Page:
Ground Zero of the Ramsey-Haslam Feud

Feud, you say?  What feud?

Example-of-a-family-feud-in-a-cartoonOnly those not paying attention the last few weeks, much less that last four years, can fail see what has been a growing, simmering rivalry between the Governor and the Lt. Gov. Credit both with keeping the public disagreements to date on the non-personal “policy level.” But while Ron Ramsey and Bill Haslam are both members of the same party,  that is just one similarity in the midst of a sea of divergent agendas, styles, ideology and personal backgrounds.

The judicial retention debate is only the latest in a string of Ramsey slap-downs aimed directly at Haslam. So the gang at RTP delved into the archives to see if we could track down the moment this “feud” began. Our best guess is that it happened on Tuesday, July 6th, 2010 and was duly reported by “Action” Andy Sher of the Chattanooga Times Free Press:

NASHVILLE — Lt. Gov. Ron Ramsey attacked Republican gubernatorial rival Bill Haslam’s conservative credentials Tuesday, saying, “Tennesseans are smart enough to see through his fluffy commercials and realize he’s not the ‘real deal’ at all.”
The lieutenant governor charged in his news release that Mr. Haslam “counts liberals” such as former Vice President Al Gore and U.S. Rep. Jim Cooper, D-Tenn., as “supporters” and also noted Mr. Haslam has contributed to them in the past.
He also said Mr. Haslam “helped lead one of the country’s most radical gun groups — Bloomberg’s Mayors Against Guns — until 2008 when it became politically expedient to withdraw.”

Can’t be much more clear than that, eh? The funny thing about campaigns, what is frequently passed off later as just “heated campaign rhetoric” is more often than not one of the few candid moments in a politician’s public life. Ramsey said what he did four years ago because he believed it to be true.

What Ramsey saw that day was someone running as a Republican who, when at a time when Ronald Reagan was still president, gave $1,000 to replace him with Al Gore. Al Gore?

And in 2002, when Republicans were struggling to keep their majority in Congress, Bill Haslam gave $1,000 to Jim Cooper to keep his seat safe for the Dems. Ramsey was (and is) certainly not the only Republican who gets heartburn over little things like that. Ramsey believed (as do others now) that Haslam did not have the courage of the conservative political principles he was spouting or he was victim to the old saying: “he’s got more money than brains.” It doesn’t appear Ramsey resents Haslam’s wealth (like Zach Wamp so obviously did), but he is acutely aware of the lack of commonality.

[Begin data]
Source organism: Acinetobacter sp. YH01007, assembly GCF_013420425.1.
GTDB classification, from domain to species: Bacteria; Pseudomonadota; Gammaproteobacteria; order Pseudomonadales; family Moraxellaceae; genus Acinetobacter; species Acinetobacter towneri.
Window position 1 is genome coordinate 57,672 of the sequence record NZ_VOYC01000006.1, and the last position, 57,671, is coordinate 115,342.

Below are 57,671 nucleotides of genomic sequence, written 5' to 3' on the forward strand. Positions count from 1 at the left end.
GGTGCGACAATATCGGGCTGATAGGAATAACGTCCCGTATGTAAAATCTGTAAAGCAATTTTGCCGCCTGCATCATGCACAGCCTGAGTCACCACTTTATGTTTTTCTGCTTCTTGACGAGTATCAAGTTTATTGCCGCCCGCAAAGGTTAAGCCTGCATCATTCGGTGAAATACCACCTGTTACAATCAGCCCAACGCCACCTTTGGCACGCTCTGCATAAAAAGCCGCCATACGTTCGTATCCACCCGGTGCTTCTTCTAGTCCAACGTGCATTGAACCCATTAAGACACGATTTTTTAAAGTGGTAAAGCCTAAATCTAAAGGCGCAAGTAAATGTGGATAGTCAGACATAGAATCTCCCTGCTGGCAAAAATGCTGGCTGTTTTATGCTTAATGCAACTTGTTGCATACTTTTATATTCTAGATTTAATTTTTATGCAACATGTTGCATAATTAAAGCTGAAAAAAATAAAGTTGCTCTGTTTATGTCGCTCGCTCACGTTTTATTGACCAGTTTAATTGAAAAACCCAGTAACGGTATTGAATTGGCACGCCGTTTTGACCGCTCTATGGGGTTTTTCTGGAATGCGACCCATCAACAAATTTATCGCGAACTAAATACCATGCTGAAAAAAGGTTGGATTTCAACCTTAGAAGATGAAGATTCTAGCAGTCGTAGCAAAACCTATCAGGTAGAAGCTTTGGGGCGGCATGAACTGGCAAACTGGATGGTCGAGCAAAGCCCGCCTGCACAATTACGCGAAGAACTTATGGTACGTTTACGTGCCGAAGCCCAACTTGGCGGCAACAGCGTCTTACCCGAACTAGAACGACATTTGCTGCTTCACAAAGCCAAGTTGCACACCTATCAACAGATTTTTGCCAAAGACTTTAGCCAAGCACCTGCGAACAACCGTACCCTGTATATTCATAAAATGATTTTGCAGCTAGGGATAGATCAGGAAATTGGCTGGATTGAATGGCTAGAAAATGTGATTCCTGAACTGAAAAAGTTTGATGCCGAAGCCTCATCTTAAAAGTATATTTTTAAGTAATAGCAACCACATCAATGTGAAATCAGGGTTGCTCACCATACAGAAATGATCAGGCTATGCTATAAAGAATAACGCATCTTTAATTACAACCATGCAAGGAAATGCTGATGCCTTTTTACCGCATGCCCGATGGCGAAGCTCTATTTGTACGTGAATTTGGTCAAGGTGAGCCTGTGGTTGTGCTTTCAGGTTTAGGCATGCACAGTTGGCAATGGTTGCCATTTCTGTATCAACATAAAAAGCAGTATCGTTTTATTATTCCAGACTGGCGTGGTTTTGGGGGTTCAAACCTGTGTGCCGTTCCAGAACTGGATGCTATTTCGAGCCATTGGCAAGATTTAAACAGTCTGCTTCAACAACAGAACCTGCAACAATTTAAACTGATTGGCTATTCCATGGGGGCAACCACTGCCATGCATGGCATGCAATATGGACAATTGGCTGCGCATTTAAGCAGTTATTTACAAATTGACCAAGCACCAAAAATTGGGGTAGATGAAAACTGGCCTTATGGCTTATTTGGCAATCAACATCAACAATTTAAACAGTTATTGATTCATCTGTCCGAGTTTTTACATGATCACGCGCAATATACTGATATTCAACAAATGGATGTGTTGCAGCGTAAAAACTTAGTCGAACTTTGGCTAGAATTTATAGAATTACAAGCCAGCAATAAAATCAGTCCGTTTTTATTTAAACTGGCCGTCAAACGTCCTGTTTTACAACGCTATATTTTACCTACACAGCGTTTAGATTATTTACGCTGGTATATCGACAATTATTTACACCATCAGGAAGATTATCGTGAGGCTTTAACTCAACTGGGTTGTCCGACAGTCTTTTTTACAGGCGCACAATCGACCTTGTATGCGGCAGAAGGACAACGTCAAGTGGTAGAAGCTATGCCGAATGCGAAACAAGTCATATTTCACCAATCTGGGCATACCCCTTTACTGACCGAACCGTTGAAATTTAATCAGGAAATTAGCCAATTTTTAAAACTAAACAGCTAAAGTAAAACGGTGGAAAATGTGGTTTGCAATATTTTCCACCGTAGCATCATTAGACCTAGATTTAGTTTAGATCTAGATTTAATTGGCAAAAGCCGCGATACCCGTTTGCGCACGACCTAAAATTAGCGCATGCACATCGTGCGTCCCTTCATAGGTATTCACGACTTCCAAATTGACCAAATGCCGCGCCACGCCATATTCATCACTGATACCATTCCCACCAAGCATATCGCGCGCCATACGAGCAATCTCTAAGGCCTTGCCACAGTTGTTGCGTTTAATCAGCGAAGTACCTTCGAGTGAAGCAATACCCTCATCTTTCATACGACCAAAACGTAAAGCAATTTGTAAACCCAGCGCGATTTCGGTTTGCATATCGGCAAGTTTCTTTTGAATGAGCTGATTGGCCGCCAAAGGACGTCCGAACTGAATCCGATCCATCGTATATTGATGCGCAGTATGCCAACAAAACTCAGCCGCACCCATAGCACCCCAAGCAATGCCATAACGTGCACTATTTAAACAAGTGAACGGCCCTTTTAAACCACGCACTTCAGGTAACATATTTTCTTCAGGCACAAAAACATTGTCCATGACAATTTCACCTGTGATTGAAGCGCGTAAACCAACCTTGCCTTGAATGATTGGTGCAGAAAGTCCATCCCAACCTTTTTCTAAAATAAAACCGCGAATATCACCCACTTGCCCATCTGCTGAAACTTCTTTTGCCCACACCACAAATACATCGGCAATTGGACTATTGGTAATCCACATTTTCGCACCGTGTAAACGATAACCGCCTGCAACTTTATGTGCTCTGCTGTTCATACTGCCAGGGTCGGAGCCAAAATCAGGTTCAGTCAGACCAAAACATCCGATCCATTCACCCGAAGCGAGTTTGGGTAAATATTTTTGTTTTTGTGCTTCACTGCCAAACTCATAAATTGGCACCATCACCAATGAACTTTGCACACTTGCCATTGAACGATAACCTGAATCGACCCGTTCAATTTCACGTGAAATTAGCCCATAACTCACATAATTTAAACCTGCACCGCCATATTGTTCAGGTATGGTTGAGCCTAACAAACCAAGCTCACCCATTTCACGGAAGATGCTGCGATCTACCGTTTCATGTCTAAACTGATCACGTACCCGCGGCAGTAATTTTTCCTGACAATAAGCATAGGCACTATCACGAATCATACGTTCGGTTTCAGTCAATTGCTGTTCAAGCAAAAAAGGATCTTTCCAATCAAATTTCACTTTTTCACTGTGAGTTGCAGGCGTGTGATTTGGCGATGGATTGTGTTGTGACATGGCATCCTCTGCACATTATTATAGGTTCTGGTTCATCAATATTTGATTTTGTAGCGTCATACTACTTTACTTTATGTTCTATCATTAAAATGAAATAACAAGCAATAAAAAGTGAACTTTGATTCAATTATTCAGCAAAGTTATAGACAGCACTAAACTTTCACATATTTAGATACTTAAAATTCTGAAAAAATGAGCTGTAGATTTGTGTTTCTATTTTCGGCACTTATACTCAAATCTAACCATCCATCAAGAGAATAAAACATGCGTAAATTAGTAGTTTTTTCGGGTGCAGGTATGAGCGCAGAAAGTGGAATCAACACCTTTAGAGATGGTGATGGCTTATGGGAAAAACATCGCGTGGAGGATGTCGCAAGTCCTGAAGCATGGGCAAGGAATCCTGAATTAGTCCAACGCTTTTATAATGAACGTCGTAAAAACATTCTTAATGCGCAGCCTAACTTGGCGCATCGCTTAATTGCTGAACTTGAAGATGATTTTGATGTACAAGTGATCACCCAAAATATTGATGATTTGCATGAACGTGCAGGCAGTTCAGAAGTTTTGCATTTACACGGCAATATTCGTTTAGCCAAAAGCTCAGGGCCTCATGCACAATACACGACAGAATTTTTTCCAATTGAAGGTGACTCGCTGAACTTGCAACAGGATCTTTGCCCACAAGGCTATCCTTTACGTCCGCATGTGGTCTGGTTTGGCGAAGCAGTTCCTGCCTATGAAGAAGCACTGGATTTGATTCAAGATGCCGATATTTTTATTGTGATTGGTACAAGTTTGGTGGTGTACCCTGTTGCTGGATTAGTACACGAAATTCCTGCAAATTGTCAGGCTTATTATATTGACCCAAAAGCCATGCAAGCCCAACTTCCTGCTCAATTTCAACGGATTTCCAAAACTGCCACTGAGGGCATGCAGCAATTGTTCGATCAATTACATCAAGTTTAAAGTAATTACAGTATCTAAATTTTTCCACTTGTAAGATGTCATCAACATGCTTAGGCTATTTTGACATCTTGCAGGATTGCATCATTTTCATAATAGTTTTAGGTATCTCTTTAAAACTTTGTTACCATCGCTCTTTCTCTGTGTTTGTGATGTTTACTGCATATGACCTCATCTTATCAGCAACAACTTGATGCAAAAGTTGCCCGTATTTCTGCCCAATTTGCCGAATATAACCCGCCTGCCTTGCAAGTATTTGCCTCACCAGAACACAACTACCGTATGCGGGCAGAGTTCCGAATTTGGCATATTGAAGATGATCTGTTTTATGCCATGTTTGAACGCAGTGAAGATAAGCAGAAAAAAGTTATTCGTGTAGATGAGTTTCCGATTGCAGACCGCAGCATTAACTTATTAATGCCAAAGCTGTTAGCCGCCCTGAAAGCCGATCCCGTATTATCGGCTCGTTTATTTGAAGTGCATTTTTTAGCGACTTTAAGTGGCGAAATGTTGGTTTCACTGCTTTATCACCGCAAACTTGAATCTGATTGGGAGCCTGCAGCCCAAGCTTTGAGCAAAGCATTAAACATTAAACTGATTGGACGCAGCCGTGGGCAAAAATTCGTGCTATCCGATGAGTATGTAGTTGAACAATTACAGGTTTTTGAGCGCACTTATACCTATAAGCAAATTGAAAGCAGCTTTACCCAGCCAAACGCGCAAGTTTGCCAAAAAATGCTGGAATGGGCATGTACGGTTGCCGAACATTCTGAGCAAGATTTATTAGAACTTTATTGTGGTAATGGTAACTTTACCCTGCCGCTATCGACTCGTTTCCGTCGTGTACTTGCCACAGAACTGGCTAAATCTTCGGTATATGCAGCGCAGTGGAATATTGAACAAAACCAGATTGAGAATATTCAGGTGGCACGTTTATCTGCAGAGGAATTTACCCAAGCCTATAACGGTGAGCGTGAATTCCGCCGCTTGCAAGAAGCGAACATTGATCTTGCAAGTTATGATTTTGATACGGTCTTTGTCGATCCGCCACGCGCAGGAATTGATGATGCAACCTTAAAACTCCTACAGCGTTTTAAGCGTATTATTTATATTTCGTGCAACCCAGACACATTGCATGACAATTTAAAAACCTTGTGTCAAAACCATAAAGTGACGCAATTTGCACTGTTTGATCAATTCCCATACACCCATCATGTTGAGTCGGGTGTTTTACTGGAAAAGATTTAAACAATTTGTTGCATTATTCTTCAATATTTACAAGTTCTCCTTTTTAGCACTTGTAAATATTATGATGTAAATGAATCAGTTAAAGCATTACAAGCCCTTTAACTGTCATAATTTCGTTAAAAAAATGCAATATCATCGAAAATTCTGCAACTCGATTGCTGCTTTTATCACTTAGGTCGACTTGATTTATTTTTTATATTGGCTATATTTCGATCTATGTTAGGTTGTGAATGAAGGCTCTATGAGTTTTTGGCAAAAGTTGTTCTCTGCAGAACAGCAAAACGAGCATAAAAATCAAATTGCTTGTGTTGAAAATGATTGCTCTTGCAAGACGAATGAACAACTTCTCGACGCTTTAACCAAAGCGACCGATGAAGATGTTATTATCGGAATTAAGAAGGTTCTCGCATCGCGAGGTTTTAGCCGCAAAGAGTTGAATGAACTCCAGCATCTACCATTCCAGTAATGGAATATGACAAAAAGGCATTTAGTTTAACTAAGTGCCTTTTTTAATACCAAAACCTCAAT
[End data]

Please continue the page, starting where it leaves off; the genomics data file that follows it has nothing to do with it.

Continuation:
Nature abhors a vacuum. So does Sen. Ramsey. A wishy-washy governor whose main consistency is his indecisiveness, is obviously frustrating to a take-charge kind of guy like Ramsey. Haslam’s propensity to publicly debate himself on everything from Medicare expansion to state healthcare exchanges does more than make Haslam a source of frustration to conservatives in the legislature – it makes him dangerous. Ramsey instinctively knows this and has sought opportunities to oppose and tweak Haslam with relish.

Look for Ramsey to further distance himself from the governor.  And as members come to realize the emporer has no clothes, look for that rebellion to spread in the caucus ranks.

Ramsey and Haslam’s divergent personal backgrounds also make it difficult to respect one another’s positions. The governor grew up with great wealth, and thanks to his father and older brother, has enjoyed the advantages of even greater wealth since entering public office. Ramsey on the other hand is at heart a country boy auctioneer. If anything, his personal net worth (probably less than 1% of that of the governor) has likely suffered from the enormous amount of time he has dedicated to his public office.  That makes a difference in the way both men approach an issue and approach each other

But, hey, other than that, they’re the best of buddies.

Feud? What feud?
Harwell milk carton


[Editor’s note: We would have included Speaker Beth Harwell in this political equation, but she has been totally missing from the judicial retention debate. Harwell’s reluctance to counter Haslam stems primarily from the fact that Haslam money and assistance has been key to her entire political career. Remember that, legislators, the next time she asks you “not to embarrass the governor.”]



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